Young people and baby boomers will aim to stay fit, supporting demand for gyms
Los Angeles, CA (PRWEB) February 10, 2013
The Gym, Health and Fitness Clubs industry has benefited greatly from the vast array of marketing campaigns and ensuing consumer trends for fighting obesity and improving health. Gym memberships have increased considerably over the past 10 years, rising from 46.4 million in 2003 to more than 52.6 million by 2013. “This trend has resulted in soaring demand for fitness activities, and industry operators have capitalized on this growth by expanding establishments in both size and number,” says IBISWorld industry analyst Dale Schmidt. In addition, the industry has diversified some with the rise of small-scale gyms and women-oriented gyms, which have helped the industry draw a larger customer base.
However, the industry has not been recession-proof. In 2008 and 2009, demand for gyms and health clubs weakened as consumers cut back on discretionary spending. But compared with other industries, the Gym, Health and Fitness Clubs industry has remained remarkably resilient, as increased leisure time and boosts in health and morale from exercise have kept the industry highly competitive. Gyms and health clubs have broadened their markets in a bid to retain membership numbers throughout the recession's aftermath. Due to their lower cost, the downturn has also favored the growth of small-budget gyms with fewer amenities over more expensive, all-inclusive clubs. In fact, many smaller operators have expanded over the past two years despite the economic climate. Overall, industry revenue is expected to grow at an annualized rate of 1.4% to $25.9 billion over the five years to 2013, including growth of 2.5% in 2013.
Over the next five years, the Gym, Health and Fitness Clubs industry will benefit from increased youth and baby boomer memberships. IBISWorld forecasts that revenue will expand over the five years to 2018. Firms will profit from growing interest in staying fit as well as the increasing obesity rate, and membership growth will continue to outpace population growth. As consumers' income grows in earnest with the recovering economy, the industry will transition back toward larger and all-inclusive clubs. With total health club memberships expected to reach 58.2 million in 2017, players will capitalize on this growth and provide members with additional services in a bid to increase registration and retention rates. This industry has a low level of market share concentration, with the top four firms in this industry accounting for about 12.7% of industry sales. According to Schmidt the concentration remains low because of the large number of centers that only employ one person or are nonemploying establishments. In 2012, about 36.0% of all establishments were nonemploying, and these establishments are expected to generate only 11.9% of industry revenue. The percentage of nonemployers is substantial because the industry's low barriers to entry, making it an attractive industry to enter. For more information, visit IBISWorld’s Gym, Health and Fitness Clubs industry report page.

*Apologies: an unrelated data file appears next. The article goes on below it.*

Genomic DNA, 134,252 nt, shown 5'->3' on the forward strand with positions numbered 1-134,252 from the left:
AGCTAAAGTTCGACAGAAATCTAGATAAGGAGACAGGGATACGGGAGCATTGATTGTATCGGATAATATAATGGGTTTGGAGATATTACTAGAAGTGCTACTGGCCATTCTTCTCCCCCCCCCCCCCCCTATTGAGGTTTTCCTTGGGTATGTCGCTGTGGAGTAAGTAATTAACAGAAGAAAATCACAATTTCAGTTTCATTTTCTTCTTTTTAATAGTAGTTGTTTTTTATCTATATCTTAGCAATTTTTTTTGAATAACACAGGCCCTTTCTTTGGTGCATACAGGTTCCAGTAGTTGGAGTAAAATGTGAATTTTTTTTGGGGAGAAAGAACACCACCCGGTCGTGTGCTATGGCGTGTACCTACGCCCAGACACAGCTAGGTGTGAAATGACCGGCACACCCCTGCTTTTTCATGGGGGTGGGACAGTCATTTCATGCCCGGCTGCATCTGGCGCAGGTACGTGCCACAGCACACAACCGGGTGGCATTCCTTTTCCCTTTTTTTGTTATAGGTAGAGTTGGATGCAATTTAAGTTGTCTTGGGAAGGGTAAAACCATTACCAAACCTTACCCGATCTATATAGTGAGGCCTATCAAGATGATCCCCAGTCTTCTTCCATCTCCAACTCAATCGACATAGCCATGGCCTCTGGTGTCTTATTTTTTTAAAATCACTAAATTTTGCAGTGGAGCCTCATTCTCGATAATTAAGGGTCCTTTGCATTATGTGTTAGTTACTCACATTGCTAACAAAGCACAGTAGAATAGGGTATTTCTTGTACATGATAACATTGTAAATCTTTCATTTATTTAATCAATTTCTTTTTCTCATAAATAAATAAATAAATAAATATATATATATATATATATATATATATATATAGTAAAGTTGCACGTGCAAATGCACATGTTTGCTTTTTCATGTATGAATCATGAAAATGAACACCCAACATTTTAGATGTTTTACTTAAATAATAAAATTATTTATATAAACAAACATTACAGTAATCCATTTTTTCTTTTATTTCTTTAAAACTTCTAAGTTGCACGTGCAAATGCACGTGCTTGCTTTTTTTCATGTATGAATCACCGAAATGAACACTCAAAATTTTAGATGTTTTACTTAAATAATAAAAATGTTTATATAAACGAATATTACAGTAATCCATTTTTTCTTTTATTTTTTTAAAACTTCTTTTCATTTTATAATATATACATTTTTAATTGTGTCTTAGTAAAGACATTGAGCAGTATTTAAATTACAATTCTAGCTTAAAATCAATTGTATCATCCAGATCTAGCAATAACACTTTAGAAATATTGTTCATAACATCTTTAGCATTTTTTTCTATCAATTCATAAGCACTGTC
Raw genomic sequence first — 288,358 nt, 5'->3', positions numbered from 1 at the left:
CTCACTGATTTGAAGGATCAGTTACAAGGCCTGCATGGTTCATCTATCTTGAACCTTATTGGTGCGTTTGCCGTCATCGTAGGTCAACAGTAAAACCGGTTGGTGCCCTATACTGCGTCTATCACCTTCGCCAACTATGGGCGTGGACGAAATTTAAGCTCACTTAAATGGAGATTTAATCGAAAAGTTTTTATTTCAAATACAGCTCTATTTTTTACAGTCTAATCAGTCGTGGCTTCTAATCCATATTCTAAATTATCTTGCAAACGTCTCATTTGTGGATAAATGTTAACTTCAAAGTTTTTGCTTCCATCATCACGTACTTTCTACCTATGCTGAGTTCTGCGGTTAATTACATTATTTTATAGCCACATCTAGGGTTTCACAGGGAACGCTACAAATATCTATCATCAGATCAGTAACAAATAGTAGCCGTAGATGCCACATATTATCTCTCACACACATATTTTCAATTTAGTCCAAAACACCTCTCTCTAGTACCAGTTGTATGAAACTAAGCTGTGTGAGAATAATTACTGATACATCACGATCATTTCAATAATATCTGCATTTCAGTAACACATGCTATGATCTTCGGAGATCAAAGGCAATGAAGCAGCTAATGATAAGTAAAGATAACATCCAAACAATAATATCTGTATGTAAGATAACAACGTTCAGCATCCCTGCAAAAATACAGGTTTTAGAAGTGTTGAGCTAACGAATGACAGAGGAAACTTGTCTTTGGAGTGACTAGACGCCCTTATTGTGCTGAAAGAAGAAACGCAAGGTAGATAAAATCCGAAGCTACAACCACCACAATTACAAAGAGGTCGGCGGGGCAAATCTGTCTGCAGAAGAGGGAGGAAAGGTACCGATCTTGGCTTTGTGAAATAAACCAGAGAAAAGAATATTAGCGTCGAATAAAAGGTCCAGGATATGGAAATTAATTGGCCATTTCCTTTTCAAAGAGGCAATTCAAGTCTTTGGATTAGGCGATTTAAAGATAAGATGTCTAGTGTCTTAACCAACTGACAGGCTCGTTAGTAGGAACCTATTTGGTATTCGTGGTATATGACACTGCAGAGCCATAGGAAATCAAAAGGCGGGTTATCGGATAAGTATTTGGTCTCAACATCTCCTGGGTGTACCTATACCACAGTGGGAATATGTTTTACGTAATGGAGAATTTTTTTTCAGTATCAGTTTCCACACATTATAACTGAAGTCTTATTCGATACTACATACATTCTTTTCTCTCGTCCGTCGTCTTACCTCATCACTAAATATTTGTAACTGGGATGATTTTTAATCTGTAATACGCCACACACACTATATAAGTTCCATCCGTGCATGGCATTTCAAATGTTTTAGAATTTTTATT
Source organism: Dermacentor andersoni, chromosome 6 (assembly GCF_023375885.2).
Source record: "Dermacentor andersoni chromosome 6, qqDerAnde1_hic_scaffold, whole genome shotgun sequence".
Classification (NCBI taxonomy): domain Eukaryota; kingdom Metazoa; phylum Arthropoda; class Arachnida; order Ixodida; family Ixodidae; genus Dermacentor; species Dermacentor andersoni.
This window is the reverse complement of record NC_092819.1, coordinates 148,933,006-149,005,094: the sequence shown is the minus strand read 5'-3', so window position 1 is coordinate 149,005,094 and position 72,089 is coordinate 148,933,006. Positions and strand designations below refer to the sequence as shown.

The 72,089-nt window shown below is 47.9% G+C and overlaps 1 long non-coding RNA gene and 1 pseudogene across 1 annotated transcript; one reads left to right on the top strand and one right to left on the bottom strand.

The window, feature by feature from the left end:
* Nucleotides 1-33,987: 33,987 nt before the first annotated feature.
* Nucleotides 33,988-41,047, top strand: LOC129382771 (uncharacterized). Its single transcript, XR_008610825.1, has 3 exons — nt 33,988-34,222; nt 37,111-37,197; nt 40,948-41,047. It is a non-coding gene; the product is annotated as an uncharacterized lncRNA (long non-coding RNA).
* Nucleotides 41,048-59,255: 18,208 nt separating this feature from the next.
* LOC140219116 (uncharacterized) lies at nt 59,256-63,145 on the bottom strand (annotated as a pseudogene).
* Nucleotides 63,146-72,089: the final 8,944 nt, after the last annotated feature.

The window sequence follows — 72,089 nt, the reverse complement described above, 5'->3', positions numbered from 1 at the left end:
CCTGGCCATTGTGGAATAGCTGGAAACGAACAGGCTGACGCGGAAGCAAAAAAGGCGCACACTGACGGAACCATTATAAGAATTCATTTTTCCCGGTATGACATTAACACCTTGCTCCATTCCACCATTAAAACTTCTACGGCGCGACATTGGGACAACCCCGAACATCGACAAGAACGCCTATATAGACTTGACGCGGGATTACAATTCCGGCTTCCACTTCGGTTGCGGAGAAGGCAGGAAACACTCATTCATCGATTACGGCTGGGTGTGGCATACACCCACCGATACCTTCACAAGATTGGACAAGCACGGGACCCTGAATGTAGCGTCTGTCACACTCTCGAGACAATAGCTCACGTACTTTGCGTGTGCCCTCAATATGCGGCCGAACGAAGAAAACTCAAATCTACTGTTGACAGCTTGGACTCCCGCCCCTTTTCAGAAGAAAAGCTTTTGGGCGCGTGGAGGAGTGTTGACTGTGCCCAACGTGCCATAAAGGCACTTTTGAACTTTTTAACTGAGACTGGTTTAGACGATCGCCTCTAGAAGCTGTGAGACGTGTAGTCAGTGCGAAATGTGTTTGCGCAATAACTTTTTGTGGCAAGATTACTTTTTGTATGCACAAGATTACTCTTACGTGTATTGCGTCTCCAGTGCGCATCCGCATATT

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IBISWorld industry Report Key Topics
This industry operates fitness and recreational sports facilities that feature exercise and other active physical fitness conditioning or recreational sports activities, such as swimming, skating or racquet sports. Firms are also involved in facilities management and fitness instruction.
Key External Drivers
Industry Life Cycle
Products & Markets
Products & Services
Globalization & Trade
Market Share Concentration
Key Success Factors
Cost Structure Benchmarks
Barriers to Entry
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